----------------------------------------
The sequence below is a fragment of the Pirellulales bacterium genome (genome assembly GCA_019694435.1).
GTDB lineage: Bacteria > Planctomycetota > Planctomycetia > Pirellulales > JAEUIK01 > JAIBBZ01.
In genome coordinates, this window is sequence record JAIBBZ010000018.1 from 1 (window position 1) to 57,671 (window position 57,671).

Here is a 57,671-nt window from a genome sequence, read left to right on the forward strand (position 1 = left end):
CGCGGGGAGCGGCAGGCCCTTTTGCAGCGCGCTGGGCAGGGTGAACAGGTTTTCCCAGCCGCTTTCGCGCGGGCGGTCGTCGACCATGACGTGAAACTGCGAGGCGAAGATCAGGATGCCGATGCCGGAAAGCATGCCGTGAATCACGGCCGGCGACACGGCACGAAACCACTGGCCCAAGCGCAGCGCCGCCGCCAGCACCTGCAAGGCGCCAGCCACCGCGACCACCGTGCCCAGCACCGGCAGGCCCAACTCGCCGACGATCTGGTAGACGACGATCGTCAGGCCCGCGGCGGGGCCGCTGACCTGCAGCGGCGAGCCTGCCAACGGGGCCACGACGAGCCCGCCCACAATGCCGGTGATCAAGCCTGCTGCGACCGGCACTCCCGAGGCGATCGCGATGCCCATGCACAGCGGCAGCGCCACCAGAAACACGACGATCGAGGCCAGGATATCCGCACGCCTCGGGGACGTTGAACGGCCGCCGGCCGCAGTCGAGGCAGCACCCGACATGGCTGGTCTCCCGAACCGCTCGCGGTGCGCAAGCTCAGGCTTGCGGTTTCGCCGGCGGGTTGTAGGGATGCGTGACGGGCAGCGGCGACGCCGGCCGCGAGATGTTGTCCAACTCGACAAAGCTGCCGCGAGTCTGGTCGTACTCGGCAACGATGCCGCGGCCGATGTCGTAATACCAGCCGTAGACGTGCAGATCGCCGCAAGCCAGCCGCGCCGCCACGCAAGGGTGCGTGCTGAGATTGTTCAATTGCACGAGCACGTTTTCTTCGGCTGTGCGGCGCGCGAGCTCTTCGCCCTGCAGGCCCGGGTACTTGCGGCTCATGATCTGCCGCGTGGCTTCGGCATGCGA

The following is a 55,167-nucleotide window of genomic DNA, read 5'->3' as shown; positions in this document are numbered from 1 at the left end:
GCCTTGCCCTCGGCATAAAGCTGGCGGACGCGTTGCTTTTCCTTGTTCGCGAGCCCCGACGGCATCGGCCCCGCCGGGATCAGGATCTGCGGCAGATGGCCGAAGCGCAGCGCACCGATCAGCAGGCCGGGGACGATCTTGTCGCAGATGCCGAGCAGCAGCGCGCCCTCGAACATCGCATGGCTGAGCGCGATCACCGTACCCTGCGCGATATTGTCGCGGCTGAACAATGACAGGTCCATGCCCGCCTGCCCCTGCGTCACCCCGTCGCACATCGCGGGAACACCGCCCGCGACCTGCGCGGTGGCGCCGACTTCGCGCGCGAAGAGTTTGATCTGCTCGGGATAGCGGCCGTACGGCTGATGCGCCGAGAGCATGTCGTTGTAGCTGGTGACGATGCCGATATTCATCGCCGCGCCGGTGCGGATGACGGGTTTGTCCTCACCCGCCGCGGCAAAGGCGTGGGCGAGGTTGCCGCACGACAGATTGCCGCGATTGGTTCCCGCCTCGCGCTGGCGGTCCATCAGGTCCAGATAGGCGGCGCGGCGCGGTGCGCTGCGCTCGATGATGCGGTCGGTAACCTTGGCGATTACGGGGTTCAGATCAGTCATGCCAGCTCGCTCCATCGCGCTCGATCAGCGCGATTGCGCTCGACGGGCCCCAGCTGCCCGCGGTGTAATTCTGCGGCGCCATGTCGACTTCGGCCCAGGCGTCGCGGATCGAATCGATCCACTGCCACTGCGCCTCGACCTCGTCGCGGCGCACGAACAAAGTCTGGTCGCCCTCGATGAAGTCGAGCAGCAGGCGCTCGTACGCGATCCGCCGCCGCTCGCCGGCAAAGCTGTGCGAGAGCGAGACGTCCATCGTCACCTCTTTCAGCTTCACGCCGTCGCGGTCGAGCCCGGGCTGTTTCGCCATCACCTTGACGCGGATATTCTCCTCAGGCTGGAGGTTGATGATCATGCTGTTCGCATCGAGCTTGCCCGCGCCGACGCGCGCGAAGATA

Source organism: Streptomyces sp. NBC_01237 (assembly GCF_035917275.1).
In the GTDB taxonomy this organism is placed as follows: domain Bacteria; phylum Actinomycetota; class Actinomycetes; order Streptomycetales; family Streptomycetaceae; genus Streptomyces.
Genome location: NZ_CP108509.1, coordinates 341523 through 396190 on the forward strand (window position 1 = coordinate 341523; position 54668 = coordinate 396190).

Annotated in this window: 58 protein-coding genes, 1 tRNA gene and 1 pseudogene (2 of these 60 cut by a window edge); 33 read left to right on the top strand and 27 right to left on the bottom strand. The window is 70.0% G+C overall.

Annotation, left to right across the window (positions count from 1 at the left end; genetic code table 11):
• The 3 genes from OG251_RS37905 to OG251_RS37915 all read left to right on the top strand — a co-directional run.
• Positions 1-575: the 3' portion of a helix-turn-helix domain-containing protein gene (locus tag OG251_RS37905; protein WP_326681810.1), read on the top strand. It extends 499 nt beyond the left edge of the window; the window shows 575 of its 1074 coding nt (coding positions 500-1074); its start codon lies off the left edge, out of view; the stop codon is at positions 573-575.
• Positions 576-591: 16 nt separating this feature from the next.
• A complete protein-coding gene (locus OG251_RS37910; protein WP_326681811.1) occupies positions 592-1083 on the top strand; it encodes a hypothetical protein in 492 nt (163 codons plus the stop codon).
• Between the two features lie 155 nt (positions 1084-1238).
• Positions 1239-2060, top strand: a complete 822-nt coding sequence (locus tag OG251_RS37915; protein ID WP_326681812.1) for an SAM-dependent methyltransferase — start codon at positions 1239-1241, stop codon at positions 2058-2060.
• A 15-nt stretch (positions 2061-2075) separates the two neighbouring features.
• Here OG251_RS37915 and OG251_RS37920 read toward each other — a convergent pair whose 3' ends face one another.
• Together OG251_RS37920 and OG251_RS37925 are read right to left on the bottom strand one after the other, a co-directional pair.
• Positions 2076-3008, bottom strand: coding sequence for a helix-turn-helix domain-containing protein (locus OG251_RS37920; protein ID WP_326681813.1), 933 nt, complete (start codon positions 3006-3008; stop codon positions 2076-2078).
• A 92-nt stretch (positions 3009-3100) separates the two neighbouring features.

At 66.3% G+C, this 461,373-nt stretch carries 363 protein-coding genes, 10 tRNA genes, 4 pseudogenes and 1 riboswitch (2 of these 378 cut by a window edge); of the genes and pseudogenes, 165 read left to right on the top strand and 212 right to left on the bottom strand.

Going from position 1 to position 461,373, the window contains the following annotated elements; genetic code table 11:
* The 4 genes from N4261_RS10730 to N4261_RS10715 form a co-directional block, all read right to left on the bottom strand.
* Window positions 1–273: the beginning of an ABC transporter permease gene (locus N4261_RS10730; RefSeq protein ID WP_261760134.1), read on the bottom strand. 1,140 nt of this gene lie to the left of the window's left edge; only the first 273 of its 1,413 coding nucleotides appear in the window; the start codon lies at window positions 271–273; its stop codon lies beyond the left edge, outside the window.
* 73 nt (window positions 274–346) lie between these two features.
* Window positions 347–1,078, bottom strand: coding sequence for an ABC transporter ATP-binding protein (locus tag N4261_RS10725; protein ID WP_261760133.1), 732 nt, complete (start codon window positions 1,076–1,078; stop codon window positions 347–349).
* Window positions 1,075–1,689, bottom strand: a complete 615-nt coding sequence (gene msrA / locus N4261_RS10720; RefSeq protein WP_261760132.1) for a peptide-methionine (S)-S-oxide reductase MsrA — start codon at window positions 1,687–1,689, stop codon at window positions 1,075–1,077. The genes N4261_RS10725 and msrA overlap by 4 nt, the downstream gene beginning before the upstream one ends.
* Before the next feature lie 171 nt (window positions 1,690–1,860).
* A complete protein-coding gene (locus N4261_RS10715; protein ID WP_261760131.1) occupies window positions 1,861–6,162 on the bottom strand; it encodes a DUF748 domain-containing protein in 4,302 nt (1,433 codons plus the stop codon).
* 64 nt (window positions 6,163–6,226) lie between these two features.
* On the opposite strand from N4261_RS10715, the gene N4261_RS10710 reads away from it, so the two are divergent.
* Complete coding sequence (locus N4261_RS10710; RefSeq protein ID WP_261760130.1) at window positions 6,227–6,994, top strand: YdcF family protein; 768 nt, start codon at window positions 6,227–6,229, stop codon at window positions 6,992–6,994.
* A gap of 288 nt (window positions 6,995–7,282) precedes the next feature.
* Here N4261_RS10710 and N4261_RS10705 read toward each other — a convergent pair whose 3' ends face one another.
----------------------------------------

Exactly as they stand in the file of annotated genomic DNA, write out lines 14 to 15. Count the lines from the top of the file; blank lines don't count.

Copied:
• Positions 1-575: the 3' portion of a helix-turn-helix domain-containing protein gene (locus tag OG251_RS37905; protein WP_326681810.1), read on the top strand. It extends 499 nt beyond the left edge of the window; the window shows 575 of its 1074 coding nt (coding positions 500-1074); its start codon lies off the left edge, out of view; the stop codon is at positions 573-575.
• Positions 576-591: 16 nt separating this feature from the next.